replace NUM_PAGES with how many summary pages you have and YOUR_USERNAME with your username – so for me it was 8 and lloyddavis

This gets you just a list of all the individual URLs, not the downloads themselves, that’s another step, but this could help

The download URLs are tucked away in an individual page for each video – the URLs for these pages are in the summary pages you’ll see if you go to “My Videos”

each of your pages has a URL starting with http://qik.com/lloyddavis/videos?page=1

download all of them (I had 8 pages)

use grep to extract all the lines with “play-button” in them – that will give you a list of URLs for the individual Video pages (like qik.com/video/5394230 ) that contain the download link.

strip out the junk from these lines and use wget to download one html file for each video.

UPDATE: The trouble is though that you need to authenticate with the server to get at these – that’s addressed in the stuff on github

The download links are of the form:

http://media.qik.com/vod/mp4-download/4b6437b98836494eb0a7350054d1bd84?download

again, you can grep them out with the string “video-download”

put all these urls in a file and wget the heck out of them. Some won’t work, there were a few corrupted or empty as I remember.

Mixing the unconference format into a traditional conference

I ran an unconference session at a conference for Housing Tenant Engagement people last week. Dave and I touched on it in our latest podcast – he asked me how it had gone, how it worked in a situation where people hadn’t chosen specially to come to an open space, when they’d been there solely because of work, rather than interest. (Which is an interesting distinction to make, in itself!)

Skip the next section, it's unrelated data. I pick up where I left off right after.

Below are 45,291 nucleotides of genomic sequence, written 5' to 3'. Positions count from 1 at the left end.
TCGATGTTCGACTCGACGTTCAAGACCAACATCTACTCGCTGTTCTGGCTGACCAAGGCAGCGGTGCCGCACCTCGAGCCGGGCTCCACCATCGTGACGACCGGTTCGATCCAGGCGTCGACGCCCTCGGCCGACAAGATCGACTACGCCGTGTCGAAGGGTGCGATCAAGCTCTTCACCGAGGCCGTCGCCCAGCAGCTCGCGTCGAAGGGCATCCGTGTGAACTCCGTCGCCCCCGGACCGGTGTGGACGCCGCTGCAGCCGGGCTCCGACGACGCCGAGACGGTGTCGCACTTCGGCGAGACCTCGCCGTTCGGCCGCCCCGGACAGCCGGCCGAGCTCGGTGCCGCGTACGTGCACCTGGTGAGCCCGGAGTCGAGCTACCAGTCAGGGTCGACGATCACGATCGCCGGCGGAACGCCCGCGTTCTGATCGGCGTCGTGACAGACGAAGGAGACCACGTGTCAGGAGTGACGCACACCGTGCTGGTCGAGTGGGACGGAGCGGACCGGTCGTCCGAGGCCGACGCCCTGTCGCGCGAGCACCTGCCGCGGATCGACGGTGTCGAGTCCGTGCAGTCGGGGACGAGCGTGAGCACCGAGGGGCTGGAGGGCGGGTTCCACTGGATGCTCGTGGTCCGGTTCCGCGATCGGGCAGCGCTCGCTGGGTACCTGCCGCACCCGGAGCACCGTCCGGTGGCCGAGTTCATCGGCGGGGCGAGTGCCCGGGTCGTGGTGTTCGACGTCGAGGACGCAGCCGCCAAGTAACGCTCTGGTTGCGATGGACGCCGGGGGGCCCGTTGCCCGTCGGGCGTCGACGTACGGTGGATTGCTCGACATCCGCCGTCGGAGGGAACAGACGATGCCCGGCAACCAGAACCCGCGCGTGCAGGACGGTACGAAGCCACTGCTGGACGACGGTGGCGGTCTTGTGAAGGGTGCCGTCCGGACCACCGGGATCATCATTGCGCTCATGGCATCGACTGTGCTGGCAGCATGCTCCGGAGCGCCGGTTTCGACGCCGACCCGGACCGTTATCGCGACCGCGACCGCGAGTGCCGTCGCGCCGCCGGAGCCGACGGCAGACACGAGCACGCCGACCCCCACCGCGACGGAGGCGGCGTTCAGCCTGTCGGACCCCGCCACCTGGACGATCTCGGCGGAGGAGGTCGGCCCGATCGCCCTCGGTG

I didn’t have a great answer on Monday, other than what people had told me on the day, which was that they’d loved it – they’d felt set free by creating the agenda for themselves. They looked relaxed and happy and energised to me.

Yesterday I got an e-mail from the client with the transcribed feedback forms. And I’m glad to say that they confirmed what I thought and added a little more data. I’m not going to republish the comments directly because, I don’t think they were given in that spirit – they were shared with the organiser, not me and anyway there’s nothing extraordinary about any of them. Except when we run unconferences for ourselves, “happy sheets” are probably part of the paraphernalia that we reject!

The format of the event was that it started with lunch at the hotel, I ran an unconference slot from 2.30-5.30 and then they had a social event, then the next day was all traditional speakers and workshops. I left immediately after my session.

We divided the time up into three 45 minute slots to allow time for introductions, pitching and changeover between slots. We had four syndicate rooms and the one large room to play with so we could have had up to 6 sessions per slot – we had 18 pitches and some of those merged so that there were empty slots in the timetable. As usual, I didn’t see many people using the law of two feet – once they were sat, they were sat, but with 6 sessions to choose from there were on average 10 people per session.